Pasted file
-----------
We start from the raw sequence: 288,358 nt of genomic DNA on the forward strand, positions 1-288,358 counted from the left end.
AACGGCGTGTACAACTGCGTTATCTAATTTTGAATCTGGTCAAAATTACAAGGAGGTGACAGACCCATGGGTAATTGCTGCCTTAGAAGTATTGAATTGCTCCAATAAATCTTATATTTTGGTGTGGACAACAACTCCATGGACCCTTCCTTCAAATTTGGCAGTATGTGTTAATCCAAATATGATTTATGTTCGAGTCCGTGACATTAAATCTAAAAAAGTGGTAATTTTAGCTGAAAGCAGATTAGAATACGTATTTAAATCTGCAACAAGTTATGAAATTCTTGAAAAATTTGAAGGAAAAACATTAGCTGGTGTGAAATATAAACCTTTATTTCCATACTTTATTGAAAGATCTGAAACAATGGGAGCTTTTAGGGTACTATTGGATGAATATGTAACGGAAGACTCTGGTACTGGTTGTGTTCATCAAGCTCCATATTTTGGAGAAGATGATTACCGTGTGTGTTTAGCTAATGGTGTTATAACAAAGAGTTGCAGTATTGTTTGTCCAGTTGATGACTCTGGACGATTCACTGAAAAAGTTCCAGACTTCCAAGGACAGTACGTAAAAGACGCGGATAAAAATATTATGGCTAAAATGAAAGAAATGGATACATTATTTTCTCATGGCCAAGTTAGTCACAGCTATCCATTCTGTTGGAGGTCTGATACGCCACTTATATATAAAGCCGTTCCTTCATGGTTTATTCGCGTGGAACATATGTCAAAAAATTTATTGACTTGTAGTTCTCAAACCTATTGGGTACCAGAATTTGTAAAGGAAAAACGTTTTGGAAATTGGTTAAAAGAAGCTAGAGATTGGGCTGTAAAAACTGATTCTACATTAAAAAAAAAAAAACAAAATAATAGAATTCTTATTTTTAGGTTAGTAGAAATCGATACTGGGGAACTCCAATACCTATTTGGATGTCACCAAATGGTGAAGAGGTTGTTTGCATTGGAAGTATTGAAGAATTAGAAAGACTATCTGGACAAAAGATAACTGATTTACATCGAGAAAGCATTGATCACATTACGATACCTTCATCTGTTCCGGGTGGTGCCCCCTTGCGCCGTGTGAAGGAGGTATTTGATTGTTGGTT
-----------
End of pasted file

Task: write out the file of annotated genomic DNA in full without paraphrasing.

We start from the raw sequence: 288,358 nt of genomic DNA on the forward strand, positions 1-288,358 counted from the left end.
AACGGCGTGTACAACTGCGTTATCTAATTTTGAATCTGGTCAAAATTACAAGGAGGTGACAGACCCATGGGTAATTGCTGCCTTAGAAGTATTGAATTGCTCCAATAAATCTTATATTTTGGTGTGGACAACAACTCCATGGACCCTTCCTTCAAATTTGGCAGTATGTGTTAATCCAAATATGATTTATGTTCGAGTCCGTGACATTAAATCTAAAAAAGTGGTAATTTTAGCTGAAAGCAGATTAGAATACGTATTTAAATCTGCAACAAGTTATGAAATTCTTGAAAAATTTGAAGGAAAAACATTAGCTGGTGTGAAATATAAACCTTTATTTCCATACTTTATTGAAAGATCTGAAACAATGGGAGCTTTTAGGGTACTATTGGATGAATATGTAACGGAAGACTCTGGTACTGGTTGTGTTCATCAAGCTCCATATTTTGGAGAAGATGATTACCGTGTGTGTTTAGCTAATGGTGTTATAACAAAGAGTTGCAGTATTGTTTGTCCAGTTGATGACTCTGGACGATTCACTGAAAAAGTTCCAGACTTCCAAGGACAGTACGTAAAAGACGCGGATAAAAATATTATGGCTAAAATGAAAGAAATGGATACATTATTTTCTCATGGCCAAGTTAGTCACAGCTATCCATTCTGTTGGAGGTCTGATACGCCACTTATATATAAAGCCGTTCCTTCATGGTTTATTCGCGTGGAACATATGTCAAAAAATTTATTGACTTGTAGTTCTCAAACCTATTGGGTACCAGAATTTGTAAAGGAAAAACGTTTTGGAAATTGGTTAAAAGAAGCTAGAGATTGGGCTGTAAAAACTGATTCTACATTAAAAAAAAAAAAACAAAATAATAGAATTCTTATTTTTAGGTTAGTAGAAATCGATACTGGGGAACTCCAATACCTATTTGGATGTCACCAAATGGTGAAGAGGTTGTTTGCATTGGAAGTATTGAAGAATTAGAAAGACTATCTGGACAAAAGATAACTGATTTACATCGAGAAAGCATTGATCACATTACGATACCTTCATCTGTTCCGGGTGGTGCCCCCTTGCGCCGTGTGAAGGAGGTATTTGATTGTTGGTT